During November 1997, the Illinois Department of Public Health was notified by a local physician about a possible case of foodborne botulism. This report summarizes the case investigation, which implicated home-pickled eggs as the cause.
On November 23, 1997, a previously healthy 68-year-old man became nauseated, vomited, and complained of abdominal pain. During the next 2 days, he developed diplopia, dysarthria, and respiratory impairment, necessitating hospitalization and mechanical ventilation. Physical examination confirmed multiple cranial nerve abnormalities, including extraocular motor palsy and diffuse flaccid paralysis. Possible botulism was diagnosed, and a one-vial dose of trivalent (types A, B, and E) antibotulinum toxin was administered. A sample of the patient's serum collected before antitoxin administration demonstrated the presence of type B botulinum toxin. A food history revealed no exposures to home-canned products; however, the patient had eaten pickled eggs that he had prepared 7 days before onset of illness; gastrointestinal symptoms began 12 hours after ingestion. The patient recovered after prolonged supportive care.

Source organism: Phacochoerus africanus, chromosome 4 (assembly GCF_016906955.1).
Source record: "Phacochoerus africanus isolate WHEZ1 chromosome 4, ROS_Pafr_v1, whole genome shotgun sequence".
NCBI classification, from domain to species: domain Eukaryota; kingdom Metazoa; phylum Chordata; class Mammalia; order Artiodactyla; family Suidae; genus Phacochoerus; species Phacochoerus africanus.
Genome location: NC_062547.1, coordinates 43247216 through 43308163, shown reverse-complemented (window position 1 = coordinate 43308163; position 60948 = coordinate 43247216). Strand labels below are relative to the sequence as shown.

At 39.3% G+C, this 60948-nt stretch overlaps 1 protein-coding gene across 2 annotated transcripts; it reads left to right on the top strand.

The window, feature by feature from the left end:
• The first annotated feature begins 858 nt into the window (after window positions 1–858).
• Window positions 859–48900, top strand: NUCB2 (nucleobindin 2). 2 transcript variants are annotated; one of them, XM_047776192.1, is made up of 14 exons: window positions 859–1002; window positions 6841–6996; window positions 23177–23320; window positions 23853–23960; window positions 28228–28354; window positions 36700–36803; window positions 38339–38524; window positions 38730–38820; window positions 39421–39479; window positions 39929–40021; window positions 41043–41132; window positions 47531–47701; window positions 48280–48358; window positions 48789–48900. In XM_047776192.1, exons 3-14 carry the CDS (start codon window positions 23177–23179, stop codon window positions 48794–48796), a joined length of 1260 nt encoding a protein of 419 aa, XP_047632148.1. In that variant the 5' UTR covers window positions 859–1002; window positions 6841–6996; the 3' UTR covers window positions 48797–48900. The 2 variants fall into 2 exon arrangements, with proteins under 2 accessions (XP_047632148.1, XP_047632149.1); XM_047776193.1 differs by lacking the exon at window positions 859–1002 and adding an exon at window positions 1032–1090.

The pickled eggs were prepared using a recipe that consisted of hard-boiled eggs, commercially prepared beets and hot peppers, and vinegar. The intact hard-boiled eggs were peeled and punctured with toothpicks then combined with the other ingredients in a glass jar that closed with a metal screw-on lid. The mixture was stored at room temperature and occasionally was exposed to sunlight.
Cultures revealed Clostridium botulinum type B, and type B toxin was detected in samples of the pickled egg mixture at CDC's National Botulism Surveillance and Reference Laboratory. C. botulinum was cultured from the pickling liquid, beets, and egg yolk. The concentration of preformed type B toxin was 1000 times greater in the egg yolks than in the pickling liquid and was undetected in the beets. Peppers from the original commercial container contained no detectable toxin, and bacterial cultures of the peppers did not yield C. botulinum. Beets from the original commercial containers were not available. The pH of the pickling liquid was 3.5 (i.e., adequate to prevent C. botulinum germination and toxin formation. However, the pH of the egg yolk was not determined [normal egg yolk pH: 6.8]).
Reported by: G Rifkin, MD, Rockford Memorial Hospital, Rockford; K Sibounheuang, L Peterson, Winnebago County Health Dept, Rockford; K Kelly, C Langkop, D Kauerauf, E Groeschel, B Adam, C Austin, DVM, S Bornstein, MD, Illinois Dept of Public Health. National Botulism Surveillance and Reference Laboratory, Foodborne and Diarrheal Diseases Br, Div of Bacterial and Mycotic Diseases, National Center for Infectious Diseases; and an EIS Officer, CDC.